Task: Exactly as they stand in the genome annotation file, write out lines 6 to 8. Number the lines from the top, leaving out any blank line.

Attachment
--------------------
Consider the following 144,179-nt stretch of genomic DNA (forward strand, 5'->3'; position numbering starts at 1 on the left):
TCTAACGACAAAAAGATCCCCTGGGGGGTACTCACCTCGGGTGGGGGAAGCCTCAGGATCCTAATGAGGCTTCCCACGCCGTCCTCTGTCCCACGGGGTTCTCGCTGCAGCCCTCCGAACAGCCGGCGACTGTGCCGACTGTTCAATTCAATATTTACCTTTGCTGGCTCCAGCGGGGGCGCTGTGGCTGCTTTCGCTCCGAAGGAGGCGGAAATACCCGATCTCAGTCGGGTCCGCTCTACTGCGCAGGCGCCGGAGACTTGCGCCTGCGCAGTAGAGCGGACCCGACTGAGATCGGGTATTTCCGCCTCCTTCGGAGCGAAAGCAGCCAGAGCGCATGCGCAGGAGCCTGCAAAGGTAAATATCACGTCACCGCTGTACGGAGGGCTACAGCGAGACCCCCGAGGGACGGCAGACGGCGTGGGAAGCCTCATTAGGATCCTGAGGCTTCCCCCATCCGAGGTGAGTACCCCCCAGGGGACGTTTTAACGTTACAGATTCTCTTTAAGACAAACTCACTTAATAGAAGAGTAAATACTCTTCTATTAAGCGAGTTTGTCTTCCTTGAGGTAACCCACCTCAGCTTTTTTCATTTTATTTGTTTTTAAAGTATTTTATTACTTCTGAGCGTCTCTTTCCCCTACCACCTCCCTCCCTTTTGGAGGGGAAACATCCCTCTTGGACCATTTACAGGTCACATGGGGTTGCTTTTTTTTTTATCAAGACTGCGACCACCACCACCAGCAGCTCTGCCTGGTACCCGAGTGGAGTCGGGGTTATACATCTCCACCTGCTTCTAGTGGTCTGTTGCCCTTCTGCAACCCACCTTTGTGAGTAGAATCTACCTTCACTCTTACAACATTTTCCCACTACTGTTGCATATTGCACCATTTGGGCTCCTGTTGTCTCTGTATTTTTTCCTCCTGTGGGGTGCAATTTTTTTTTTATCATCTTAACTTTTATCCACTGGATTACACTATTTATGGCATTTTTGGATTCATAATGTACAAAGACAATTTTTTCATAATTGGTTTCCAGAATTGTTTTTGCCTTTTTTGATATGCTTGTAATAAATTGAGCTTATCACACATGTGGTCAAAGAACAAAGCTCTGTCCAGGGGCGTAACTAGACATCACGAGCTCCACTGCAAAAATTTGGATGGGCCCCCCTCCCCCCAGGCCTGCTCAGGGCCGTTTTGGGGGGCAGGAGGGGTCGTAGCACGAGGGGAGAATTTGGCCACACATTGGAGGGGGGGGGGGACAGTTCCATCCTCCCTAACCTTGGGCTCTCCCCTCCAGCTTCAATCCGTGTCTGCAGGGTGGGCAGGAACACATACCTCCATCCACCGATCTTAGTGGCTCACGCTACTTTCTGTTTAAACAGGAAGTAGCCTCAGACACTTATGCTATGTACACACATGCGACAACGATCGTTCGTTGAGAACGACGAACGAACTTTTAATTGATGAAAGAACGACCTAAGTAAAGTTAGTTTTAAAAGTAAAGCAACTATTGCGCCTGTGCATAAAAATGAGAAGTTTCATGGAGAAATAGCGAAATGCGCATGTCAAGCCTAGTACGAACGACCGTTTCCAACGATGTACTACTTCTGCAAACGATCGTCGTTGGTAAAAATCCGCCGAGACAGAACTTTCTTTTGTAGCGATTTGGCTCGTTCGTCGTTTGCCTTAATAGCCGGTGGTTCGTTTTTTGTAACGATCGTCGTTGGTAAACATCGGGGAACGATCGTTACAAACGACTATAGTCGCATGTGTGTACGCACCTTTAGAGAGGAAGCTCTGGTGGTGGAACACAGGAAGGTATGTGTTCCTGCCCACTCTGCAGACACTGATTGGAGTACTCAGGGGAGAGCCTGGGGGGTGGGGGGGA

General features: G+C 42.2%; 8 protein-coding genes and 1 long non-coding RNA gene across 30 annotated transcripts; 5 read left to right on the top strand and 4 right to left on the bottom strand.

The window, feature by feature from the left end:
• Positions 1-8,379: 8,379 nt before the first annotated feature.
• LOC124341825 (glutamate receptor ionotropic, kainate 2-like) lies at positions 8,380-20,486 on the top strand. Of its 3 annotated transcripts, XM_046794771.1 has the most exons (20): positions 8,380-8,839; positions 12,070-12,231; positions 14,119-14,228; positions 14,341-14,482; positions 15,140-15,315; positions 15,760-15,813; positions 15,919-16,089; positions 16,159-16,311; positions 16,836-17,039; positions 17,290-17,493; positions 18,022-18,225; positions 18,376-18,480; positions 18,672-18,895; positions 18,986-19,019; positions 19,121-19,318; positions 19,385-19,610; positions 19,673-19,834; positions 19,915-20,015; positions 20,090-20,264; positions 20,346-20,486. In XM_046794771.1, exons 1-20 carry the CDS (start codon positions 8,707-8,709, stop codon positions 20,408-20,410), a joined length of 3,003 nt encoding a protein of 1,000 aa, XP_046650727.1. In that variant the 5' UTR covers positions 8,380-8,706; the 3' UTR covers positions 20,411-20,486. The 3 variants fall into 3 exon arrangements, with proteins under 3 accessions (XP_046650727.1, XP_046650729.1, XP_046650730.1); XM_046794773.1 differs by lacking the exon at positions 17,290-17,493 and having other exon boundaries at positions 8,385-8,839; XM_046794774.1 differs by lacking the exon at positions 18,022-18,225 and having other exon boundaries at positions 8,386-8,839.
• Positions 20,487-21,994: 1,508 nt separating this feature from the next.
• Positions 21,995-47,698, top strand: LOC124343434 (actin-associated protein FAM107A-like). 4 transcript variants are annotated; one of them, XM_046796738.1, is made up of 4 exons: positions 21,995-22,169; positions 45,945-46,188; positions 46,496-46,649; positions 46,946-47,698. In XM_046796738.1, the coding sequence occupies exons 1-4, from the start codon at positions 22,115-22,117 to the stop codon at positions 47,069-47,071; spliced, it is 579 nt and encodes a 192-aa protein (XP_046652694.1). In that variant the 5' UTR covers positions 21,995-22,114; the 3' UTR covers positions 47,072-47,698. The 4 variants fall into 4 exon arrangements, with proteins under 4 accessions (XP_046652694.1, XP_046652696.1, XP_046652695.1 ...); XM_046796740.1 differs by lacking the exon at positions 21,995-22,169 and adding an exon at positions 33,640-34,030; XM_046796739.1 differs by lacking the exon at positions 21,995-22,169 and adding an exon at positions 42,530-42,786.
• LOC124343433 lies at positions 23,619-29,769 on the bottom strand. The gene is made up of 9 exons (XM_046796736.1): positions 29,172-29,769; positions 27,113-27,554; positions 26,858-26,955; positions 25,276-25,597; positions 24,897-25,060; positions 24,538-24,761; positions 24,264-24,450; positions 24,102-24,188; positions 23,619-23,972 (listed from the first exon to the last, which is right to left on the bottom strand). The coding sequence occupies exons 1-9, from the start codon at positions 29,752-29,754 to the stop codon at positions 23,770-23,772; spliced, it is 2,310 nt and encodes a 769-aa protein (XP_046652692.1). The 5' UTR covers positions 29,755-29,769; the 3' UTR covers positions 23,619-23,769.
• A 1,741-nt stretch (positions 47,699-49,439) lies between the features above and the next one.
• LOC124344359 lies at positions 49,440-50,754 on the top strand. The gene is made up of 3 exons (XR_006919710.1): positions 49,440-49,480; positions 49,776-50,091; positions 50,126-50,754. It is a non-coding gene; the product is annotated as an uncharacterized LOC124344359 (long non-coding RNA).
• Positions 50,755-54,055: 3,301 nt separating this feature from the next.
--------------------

• LOC124341825 (glutamate receptor ionotropic, kainate 2-like) lies at positions 8,380-20,486 on the top strand. Of its 3 annotated transcripts, XM_046794771.1 has the most exons (20): positions 8,380-8,839; positions 12,070-12,231; positions 14,119-14,228; positions 14,341-14,482; positions 15,140-15,315; positions 15,760-15,813; positions 15,919-16,089; positions 16,159-16,311; positions 16,836-17,039; positions 17,290-17,493; positions 18,022-18,225; positions 18,376-18,480; positions 18,672-18,895; positions 18,986-19,019; positions 19,121-19,318; positions 19,385-19,610; positions 19,673-19,834; positions 19,915-20,015; positions 20,090-20,264; positions 20,346-20,486. In XM_046794771.1, exons 1-20 carry the CDS (start codon positions 8,707-8,709, stop codon positions 20,408-20,410), a joined length of 3,003 nt encoding a protein of 1,000 aa, XP_046650727.1. In that variant the 5' UTR covers positions 8,380-8,706; the 3' UTR covers positions 20,411-20,486. The 3 variants fall into 3 exon arrangements, with proteins under 3 accessions (XP_046650727.1, XP_046650729.1, XP_046650730.1); XM_046794773.1 differs by lacking the exon at positions 17,290-17,493 and having other exon boundaries at positions 8,385-8,839; XM_046794774.1 differs by lacking the exon at positions 18,022-18,225 and having other exon boundaries at positions 8,386-8,839.
• Positions 20,487-21,994: 1,508 nt separating this feature from the next.
• Positions 21,995-47,698, top strand: LOC124343434 (actin-associated protein FAM107A-like). 4 transcript variants are annotated; one of them, XM_046796738.1, is made up of 4 exons: positions 21,995-22,169; positions 45,945-46,188; positions 46,496-46,649; positions 46,946-47,698. In XM_046796738.1, the coding sequence occupies exons 1-4, from the start codon at positions 22,115-22,117 to the stop codon at positions 47,069-47,071; spliced, it is 579 nt and encodes a 192-aa protein (XP_046652694.1). In that variant the 5' UTR covers positions 21,995-22,114; the 3' UTR covers positions 47,072-47,698. The 4 variants fall into 4 exon arrangements, with proteins under 4 accessions (XP_046652694.1, XP_046652696.1, XP_046652695.1 ...); XM_046796740.1 differs by lacking the exon at positions 21,995-22,169 and adding an exon at positions 33,640-34,030; XM_046796739.1 differs by lacking the exon at positions 21,995-22,169 and adding an exon at positions 42,530-42,786.